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Sarah Stanley, granddaughter of Francis Edgar Stanley, who invented the Stanley Steamer in 1906, gives the crowd a thumbs up during her run on Ormond Beach on Thursday celebrating the legacy of the Stanley Steamer. One hundred years ago it set a world land-speed record on the beaches' hard-packed sand.

The Associated Press
Published: Friday, January 27, 2006 at 6:01 a.m.
Last Modified: Friday, January 27, 2006 at 12:00 a.m.
Columbia charges teens with burglaries, fire
  • The Columbia County Sheriff's Office is charging four teenagers in connection with several burglaries and a fire that destroyed a vacant mobile home and damaged another mobile home.
    Deputies received complaints, starting Friday, about a residential burglary on Double Run Road and teenagers firing guns. They later charged a 12-year-old boy and 13-year-old with stealing guns from a truck, plus mopeds and an ATV from the home.
    On Tuesday, a fire on Colvin Avenue destroyed an empty mobile home and damaged another mobile home. A 13-year-old girl and a 12-year-old boy, charged with arson in the case, said they had been skipping school and threw a lit cigarette into a box of clothes in the mobile home. The boy also confessed to a Monday night burglary at a home on Rebecca Terrace.
    The four were taken to the juvenile detention center in Gainesville, the Sheriff's Office reported.
    - Lise FisherEnergy consultant faces tough questions
  • ICF Consulting, a firm hired to study potential ways to extend Gainesville's energy supply beyond 2011 faced hostile questions Thursday night from about two dozen residents concerned about the breadth of its initial proposals.
    Among the audience members was Gainesville City Commissioner Jack Donovan, who became the second commissioner to publicly express doubts about the extent of ICF's $345,000 report.
    "I really don't think the way things are structured will give us what we need to make a decision," Donovan said. "I could be wrong, I need to look further into the problem."
    ICF was hired in November to evaluate GRU's proposal to build a 220-megawatt power plant fueled primarily by coal as well as three other options to meet its customer's future energy needs. The other options to be reviewed by ICF will be a new type of coal power plant that can lead to reduced pollution, a natural gas plant and aggressive conservation and energy efficiency measures to eliminate the need for a new energy source.
    - Jeff AdelsonAlachua County school spaces to be discussed
  • The Alachua County School Concurrency Project will host a public meeting Sunday at the Millhopper Library.
    Project President Peter Rebmann will speak about new funding options for school concurrency that may be proposed at an upcoming session of the state Legislature.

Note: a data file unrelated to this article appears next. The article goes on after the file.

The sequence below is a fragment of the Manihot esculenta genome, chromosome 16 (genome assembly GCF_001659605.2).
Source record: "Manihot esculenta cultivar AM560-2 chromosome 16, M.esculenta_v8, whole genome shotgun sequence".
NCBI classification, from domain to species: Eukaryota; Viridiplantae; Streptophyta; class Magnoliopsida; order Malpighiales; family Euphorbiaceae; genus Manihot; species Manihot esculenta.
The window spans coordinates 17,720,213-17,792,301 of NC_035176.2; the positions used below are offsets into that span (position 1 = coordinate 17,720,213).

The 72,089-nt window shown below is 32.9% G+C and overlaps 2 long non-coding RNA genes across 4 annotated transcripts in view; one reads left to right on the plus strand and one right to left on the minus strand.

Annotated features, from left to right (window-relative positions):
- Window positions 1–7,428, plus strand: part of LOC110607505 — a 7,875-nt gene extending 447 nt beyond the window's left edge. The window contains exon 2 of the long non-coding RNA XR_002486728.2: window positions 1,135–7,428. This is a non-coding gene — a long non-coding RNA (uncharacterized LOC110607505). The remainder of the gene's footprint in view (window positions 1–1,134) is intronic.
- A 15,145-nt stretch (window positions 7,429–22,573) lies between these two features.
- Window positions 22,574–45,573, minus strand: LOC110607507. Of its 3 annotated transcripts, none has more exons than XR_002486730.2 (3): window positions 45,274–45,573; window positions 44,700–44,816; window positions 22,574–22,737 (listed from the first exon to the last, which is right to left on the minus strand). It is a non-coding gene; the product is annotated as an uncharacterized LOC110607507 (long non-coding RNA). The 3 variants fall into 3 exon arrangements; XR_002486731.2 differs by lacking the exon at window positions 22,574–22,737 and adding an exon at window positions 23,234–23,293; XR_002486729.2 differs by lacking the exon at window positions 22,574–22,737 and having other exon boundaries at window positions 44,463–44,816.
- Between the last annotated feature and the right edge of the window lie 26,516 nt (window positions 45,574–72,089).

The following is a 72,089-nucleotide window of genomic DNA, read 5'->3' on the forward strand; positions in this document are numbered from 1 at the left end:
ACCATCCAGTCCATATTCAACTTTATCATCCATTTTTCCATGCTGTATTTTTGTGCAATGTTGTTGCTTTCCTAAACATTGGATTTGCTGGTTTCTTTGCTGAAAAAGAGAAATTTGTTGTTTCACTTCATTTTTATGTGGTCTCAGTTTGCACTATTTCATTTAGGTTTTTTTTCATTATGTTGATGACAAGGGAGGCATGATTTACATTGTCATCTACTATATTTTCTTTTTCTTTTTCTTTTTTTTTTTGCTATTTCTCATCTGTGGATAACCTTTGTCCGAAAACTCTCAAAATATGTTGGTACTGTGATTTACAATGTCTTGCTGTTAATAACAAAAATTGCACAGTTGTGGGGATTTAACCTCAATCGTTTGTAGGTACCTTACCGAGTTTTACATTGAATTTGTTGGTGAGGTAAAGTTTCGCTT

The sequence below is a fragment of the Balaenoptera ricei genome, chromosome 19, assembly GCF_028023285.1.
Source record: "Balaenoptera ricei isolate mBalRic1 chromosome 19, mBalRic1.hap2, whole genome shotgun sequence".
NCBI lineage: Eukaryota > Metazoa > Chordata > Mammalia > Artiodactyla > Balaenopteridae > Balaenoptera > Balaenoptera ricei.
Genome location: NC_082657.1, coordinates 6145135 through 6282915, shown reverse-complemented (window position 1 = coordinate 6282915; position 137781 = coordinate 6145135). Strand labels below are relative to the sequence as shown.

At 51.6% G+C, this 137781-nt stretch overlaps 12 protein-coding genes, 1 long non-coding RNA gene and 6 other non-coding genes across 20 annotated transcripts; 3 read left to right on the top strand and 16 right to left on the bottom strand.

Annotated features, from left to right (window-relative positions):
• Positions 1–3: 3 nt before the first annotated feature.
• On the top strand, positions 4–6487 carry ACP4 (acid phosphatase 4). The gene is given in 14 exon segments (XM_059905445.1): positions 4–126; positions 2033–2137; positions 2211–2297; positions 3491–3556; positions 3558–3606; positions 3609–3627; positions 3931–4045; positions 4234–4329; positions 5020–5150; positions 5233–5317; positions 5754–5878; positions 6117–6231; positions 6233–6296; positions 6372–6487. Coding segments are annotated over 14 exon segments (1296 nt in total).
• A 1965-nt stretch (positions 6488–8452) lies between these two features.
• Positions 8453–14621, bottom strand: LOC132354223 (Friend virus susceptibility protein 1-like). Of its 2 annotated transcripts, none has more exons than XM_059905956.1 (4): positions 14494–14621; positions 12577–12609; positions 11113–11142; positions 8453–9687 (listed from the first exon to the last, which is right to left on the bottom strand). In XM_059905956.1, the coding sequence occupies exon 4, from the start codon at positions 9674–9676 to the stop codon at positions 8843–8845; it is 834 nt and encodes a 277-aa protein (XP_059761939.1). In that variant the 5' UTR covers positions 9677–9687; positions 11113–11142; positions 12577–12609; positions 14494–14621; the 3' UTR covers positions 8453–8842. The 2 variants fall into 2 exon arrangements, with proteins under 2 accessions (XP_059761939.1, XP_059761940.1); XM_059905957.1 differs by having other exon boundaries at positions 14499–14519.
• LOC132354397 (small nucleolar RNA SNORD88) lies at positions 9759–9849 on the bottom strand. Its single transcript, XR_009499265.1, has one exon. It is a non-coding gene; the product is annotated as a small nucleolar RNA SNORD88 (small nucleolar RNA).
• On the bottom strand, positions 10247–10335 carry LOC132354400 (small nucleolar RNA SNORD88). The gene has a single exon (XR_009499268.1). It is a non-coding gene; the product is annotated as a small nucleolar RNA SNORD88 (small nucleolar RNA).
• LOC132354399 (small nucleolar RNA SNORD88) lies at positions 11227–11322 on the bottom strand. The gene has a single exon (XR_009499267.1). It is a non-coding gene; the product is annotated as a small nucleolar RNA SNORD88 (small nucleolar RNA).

In school concurrency, school and government officials work together to ensure enough space is available in schools to handle additional students coming from new residential developments. Under concurrency, the schools would have space ready when or before school-age children move into the new homes.
    According to the Rebmann's statistics, more than a third of Alachua County's 24 elementary schools are at or above their functional capacity, and several planned housing developments threaten to make the crowding worse in the coming decade.
    The meeting is at 2 p.m. in the library at 3145 NW 43rd St. in Gainesville.
    - Tiffany PakkalaGay civil rights topic of Monday UF speech
  • Elizabeth Birch, former director of the Human Rights Campaign who because of illness canceled an appearance at the University of Florida last semester, has been rescheduled to speak Monday.
    Her speech is titled: "Where are we now: civil rights for gays."
    During her time at the Human Rights Campaign between 1995 and 2003, Birch spearheaded the "National Coming Out Day Project.
    She's scheduled to appear at 8 p.m. in the Grand Ballroom at UF's Reitz Union. The event is sponsored by the Pride Student Union, Student Government and the Office of Lesbian, Gay, Bi-sexual and Transgender Affairs.
    - Janine Young SikesProposal to enlarge class size moves ahead
  • TALLAHASSEE - A Republican proposal that would ask voters to loosen the class size limits that they set nearly four years ago won approval from a House committee on a straight party line vote Thursday.
    To sweeten the pot, sponsors included a provision that also would require school districts to spend 65 percent of their budgets on classroom instruction. It has has been dubbed the "65 percent solution."
    Democrats denounced the proposed state constitutional amendment as a gimmick, and questioned the motive for linking the two issues.
    - The Associated Press
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